Plant species varied widely in biomass production (Fig. 1b, species: F10,130 = 16·9 P < 0·0001), and the presence of mycorrhizal fungi tended to decrease slightly plant biomass overall (AMF: F1,130 = 5·66, P = 0·02). Plant species did not differ significantly in their growth response to AMF (species × AMF: F10,130 = 1·51, P = 0·12). In contrast, mycorrhizal colonization changed the distribution of plant biomass, sharply decreasing root-to-shoot ratio by 20% overall (Fig. 1c, AMF: F1,130 = 4·53, P = 0·01). Plant species also differed in root-to-shoot ratio (species: F10,130 = 9·79, P < 0·0001) and mycorrhizal fungi decreased root-to-shoot ratio to a greater extent in some species than in others (AMF × species: F10,130 = 2·07, P = 0·03).
The presence of mycorrhizal fungi did not substantially affect root cardenolide concentration overall (Fig. 1d, AMF: F1,134 = 2·47, P = 0·06), but cardenolide concentration was highly dependent on species identity of Asclepias (species: F10,134 = 10·22, P < 0·0001), and the presence of mycorrhizal fungi increased total cardenolide concentration in some species but not in others (AMF × species F10,134 = 5·04, P < 0·0001).
Species of Asclepias varied in larval density (Fig. 1e, species effect: F10,123 = 19·86, P < 0·0001), and AMF decreased fungus gnat infestation to a greater degree in some species than others (AMF × species F10,123 = 2·33, P < 0·02). On average, the presence of mycorrhizal fungi decreased the density of root-feeding fungus gnat in plant roots by 28% overall, although the main effect was not statistically significant (AMF: F1,123 = 0·026, P = 0·87). In addition, roots in the mycorrhizal treatment were colonized 70% less by non-AM fungi than were their non-mycorrhizal counterparts (treatment effect: F1,67 = 7·17, P < 0·01, and species effect: F9,67 = 1·34, P = 0·23). Among plant species that hosted AMF, the mycorrhizal treatment decreased plant mortality by an average of 27% (Fig. 2, t = 2·29, P = 0·01).
Phylogenetic analysis of plant defence traits and larval performance
To examine how mycorrhizal colonization affected plant traits and larval abundance in roots, all subsequent analyses were performed only on plants inoculated with mycorrhizal fungi. Overall, we detected little or no phylogenetic signal for most traits we measured (λ values for root biomass = 0·11, for AMF in roots = 0·08, for cardenolides = 0, and for non-AM fungi = 0). Interestingly, however, plant mortality had a λ value = 1 and abundance of larvae in roots had a λ = 0·44. We used the estimated phylogenetic signal for all subsequent analyses. In mycorrhizal plants, we observed a positive correlation between plant mortality and larval infestation (Fig. 3, PGLS, n = 14, λ = 0·89, r = 0·52, LR = 4·76, P = 0·03). Plant species with larger root biomass hosted fewer larvae overall (PGLS, n = 14, λ = 0·21, r = −0·66, LR = 8·06, P = 0·01), so we controlled for AMF-induced changes in plant biomass by dividing the number of larvae by total root biomass and used this larval density for subsequent analyses. Overall, plant species that hosted higher larval densities were significantly more prone to mortality than those with low larval density, across 14 Asclepias species (PGLS, n = 14, λ = 0·89, r = 0·81, LR = 14·21, P < 0·001).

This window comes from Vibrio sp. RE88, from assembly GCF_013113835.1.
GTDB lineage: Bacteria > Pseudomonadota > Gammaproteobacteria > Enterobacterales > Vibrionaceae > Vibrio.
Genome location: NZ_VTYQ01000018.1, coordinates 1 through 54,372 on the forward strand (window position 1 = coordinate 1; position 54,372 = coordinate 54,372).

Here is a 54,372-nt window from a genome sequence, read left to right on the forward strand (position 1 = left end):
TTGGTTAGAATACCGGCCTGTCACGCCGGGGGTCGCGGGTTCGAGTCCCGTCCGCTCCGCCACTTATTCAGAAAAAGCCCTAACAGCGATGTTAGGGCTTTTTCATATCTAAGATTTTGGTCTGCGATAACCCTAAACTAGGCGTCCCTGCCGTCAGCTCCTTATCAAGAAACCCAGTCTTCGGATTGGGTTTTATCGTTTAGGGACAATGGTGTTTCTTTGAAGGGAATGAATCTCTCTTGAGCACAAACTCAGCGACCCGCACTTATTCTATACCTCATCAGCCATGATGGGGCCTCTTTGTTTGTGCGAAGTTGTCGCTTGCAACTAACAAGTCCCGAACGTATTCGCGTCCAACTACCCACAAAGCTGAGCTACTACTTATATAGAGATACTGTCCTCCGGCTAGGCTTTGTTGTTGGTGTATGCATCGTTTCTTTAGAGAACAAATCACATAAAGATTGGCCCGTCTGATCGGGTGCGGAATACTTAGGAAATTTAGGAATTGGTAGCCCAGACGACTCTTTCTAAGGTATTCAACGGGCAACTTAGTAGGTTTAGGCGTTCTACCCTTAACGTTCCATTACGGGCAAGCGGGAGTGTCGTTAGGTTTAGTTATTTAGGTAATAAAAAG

We next asked which plant traits might confer protection against this generalist below-ground herbivore. Specifically, we examined the effect of mycorrhizal colonization, root cardenolide concentration and non-AM fungi in predicting fungus gnat abundance. Because AMF treatment also affected plant root biomass allocation (Fig. 1c) in a species-specific matter, we used larval density in roots as mentioned earlier as a response variable. Arbuscular colonization negatively predicted larval density (Fig. 4a, PGLS, n = 12, λ = 0, r = −0·69, LR = 4·49, P = 0·03). However, neither the proportion of root colonized by non-AM fungi nor increasing levels of cardenolides were associated with larval density (non-AM: Fig. 4b, PGLS, n = 12, λ = 0, r = 0·43, LR = 2·46, P = 0·12, cardenolides: Fig. 4c, PGLS, n = 14, λ = 0, r = 0·22, LR = 0·50, P = 0·48). In addition, average cardenolide concentration per plant species did not affect AMF colonization (PGLS, n = 12, λ = 0, r = −0·21, LR = 0·55, P = 0·46), nor did the presence of non-AM fungi (PGLS, n = 12, λ = 0, r = −0·29, LR = 1·14, P = 0·29).
We then attempted to disentangle the effects of AMF, non-AM fungi and cardenolides on larval density in a multivariate phylogenetic framework (Table 1). Removal of the total arbuscular colonization from the full model significantly decreased the ability to predict larval abundance, but the removal of cardenolide concentration or non-AM fungi did not affect model fit (Table 1).
Table 1. Phylogenetically independent multiple regression analysis of total root cardenolides, non-AM infection and AMF colonization as predictors of fungus gnats' larval abundance across 14 species of Asclepias
AMF, arbuscular mycorrhizal fungi.
Probability values are derived from likelihood ratio (LR), calculated as two times the difference between the likelihood (LH) of the full model minus the LH of the model lacking each of the plant traits measured. A P value < 0·05 (in bold) indicates a significant effect of the trait on larval survival when all other traits and phylogenetic non-independence are taken in account.